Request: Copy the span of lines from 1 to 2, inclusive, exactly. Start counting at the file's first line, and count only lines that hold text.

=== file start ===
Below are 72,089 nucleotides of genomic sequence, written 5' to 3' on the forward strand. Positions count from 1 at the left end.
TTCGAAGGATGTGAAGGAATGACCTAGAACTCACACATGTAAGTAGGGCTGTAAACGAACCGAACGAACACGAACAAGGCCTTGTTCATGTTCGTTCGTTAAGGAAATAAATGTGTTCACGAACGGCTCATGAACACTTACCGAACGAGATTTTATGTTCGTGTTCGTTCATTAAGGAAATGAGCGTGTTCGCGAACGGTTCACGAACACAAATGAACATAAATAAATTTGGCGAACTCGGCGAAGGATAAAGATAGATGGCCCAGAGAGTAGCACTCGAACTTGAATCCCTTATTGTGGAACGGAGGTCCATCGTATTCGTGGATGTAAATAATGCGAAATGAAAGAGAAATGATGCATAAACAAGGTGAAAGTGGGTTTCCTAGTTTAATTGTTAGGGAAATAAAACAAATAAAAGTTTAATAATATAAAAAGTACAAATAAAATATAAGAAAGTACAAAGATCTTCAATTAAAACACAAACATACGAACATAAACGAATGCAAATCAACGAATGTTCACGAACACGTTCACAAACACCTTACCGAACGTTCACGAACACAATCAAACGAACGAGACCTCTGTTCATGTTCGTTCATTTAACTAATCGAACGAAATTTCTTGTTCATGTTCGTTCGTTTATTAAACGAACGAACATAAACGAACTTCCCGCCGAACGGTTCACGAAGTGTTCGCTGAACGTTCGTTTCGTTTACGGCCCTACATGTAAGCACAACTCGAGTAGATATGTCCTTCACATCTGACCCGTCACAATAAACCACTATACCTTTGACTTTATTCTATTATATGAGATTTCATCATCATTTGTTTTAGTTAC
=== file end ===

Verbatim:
Below are 72,089 nucleotides of genomic sequence, written 5' to 3' on the forward strand. Positions count from 1 at the left end.
TTCGAAGGATGTGAAGGAATGACCTAGAACTCACACATGTAAGTAGGGCTGTAAACGAACCGAACGAACACGAACAAGGCCTTGTTCATGTTCGTTCGTTAAGGAAATAAATGTGTTCACGAACGGCTCATGAACACTTACCGAACGAGATTTTATGTTCGTGTTCGTTCATTAAGGAAATGAGCGTGTTCGCGAACGGTTCACGAACACAAATGAACATAAATAAATTTGGCGAACTCGGCGAAGGATAAAGATAGATGGCCCAGAGAGTAGCACTCGAACTTGAATCCCTTATTGTGGAACGGAGGTCCATCGTATTCGTGGATGTAAATAATGCGAAATGAAAGAGAAATGATGCATAAACAAGGTGAAAGTGGGTTTCCTAGTTTAATTGTTAGGGAAATAAAACAAATAAAAGTTTAATAATATAAAAAGTACAAATAAAATATAAGAAAGTACAAAGATCTTCAATTAAAACACAAACATACGAACATAAACGAATGCAAATCAACGAATGTTCACGAACACGTTCACAAACACCTTACCGAACGTTCACGAACACAATCAAACGAACGAGACCTCTGTTCATGTTCGTTCATTTAACTAATCGAACGAAATTTCTTGTTCATGTTCGTTCGTTTATTAAACGAACGAACATAAACGAACTTCCCGCCGAACGGTTCACGAAGTGTTCGCTGAACGTTCGTTTCGTTTACGGCCCTACATGTAAGCACAACTCGAGTAGATATGTCCTTCACATCTGACCCGTCACAATAAACCACTATACCTTTGACTTTATTCTATTATATGAGATTTCATCATCATTTGTTTTAGTTAC